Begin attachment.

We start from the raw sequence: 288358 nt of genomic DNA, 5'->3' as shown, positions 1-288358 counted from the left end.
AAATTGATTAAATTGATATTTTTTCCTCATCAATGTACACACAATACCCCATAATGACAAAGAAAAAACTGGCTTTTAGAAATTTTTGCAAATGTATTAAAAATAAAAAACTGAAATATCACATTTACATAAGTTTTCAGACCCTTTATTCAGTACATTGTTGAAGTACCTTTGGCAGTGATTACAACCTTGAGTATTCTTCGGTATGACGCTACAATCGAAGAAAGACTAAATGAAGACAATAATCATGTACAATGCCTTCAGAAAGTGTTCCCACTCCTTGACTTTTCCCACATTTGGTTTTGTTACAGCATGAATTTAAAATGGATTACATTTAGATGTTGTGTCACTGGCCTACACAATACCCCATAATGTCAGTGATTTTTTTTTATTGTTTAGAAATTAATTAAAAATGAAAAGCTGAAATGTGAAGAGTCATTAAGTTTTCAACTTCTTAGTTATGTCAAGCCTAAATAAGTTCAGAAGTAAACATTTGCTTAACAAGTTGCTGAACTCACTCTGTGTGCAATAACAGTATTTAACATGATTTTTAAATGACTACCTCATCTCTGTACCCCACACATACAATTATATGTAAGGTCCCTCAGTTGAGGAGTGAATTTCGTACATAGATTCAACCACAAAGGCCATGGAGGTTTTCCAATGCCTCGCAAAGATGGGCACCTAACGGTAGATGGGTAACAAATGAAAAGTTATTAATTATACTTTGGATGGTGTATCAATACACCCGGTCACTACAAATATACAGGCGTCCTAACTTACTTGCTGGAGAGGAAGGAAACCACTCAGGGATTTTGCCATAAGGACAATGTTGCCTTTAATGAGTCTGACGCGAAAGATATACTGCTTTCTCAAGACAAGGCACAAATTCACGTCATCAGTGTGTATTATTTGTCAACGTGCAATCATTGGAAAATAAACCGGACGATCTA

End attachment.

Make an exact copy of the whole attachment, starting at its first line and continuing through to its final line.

We start from the raw sequence: 288358 nt of genomic DNA, 5'->3' as shown, positions 1-288358 counted from the left end.
AAATTGATTAAATTGATATTTTTTCCTCATCAATGTACACACAATACCCCATAATGACAAAGAAAAAACTGGCTTTTAGAAATTTTTGCAAATGTATTAAAAATAAAAAACTGAAATATCACATTTACATAAGTTTTCAGACCCTTTATTCAGTACATTGTTGAAGTACCTTTGGCAGTGATTACAACCTTGAGTATTCTTCGGTATGACGCTACAATCGAAGAAAGACTAAATGAAGACAATAATCATGTACAATGCCTTCAGAAAGTGTTCCCACTCCTTGACTTTTCCCACATTTGGTTTTGTTACAGCATGAATTTAAAATGGATTACATTTAGATGTTGTGTCACTGGCCTACACAATACCCCATAATGTCAGTGATTTTTTTTTATTGTTTAGAAATTAATTAAAAATGAAAAGCTGAAATGTGAAGAGTCATTAAGTTTTCAACTTCTTAGTTATGTCAAGCCTAAATAAGTTCAGAAGTAAACATTTGCTTAACAAGTTGCTGAACTCACTCTGTGTGCAATAACAGTATTTAACATGATTTTTAAATGACTACCTCATCTCTGTACCCCACACATACAATTATATGTAAGGTCCCTCAGTTGAGGAGTGAATTTCGTACATAGATTCAACCACAAAGGCCATGGAGGTTTTCCAATGCCTCGCAAAGATGGGCACCTAACGGTAGATGGGTAACAAATGAAAAGTTATTAATTATACTTTGGATGGTGTATCAATACACCCGGTCACTACAAATATACAGGCGTCCTAACTTACTTGCTGGAGAGGAAGGAAACCACTCAGGGATTTTGCCATAAGGACAATGTTGCCTTTAATGAGTCTGACGCGAAAGATATACTGCTTTCTCAAGACAAGGCACAAATTCACGTCATCAGTGTGTATTATTTGTCAACGTGCAATCATTGGAAAATAAACCGGACGATCTA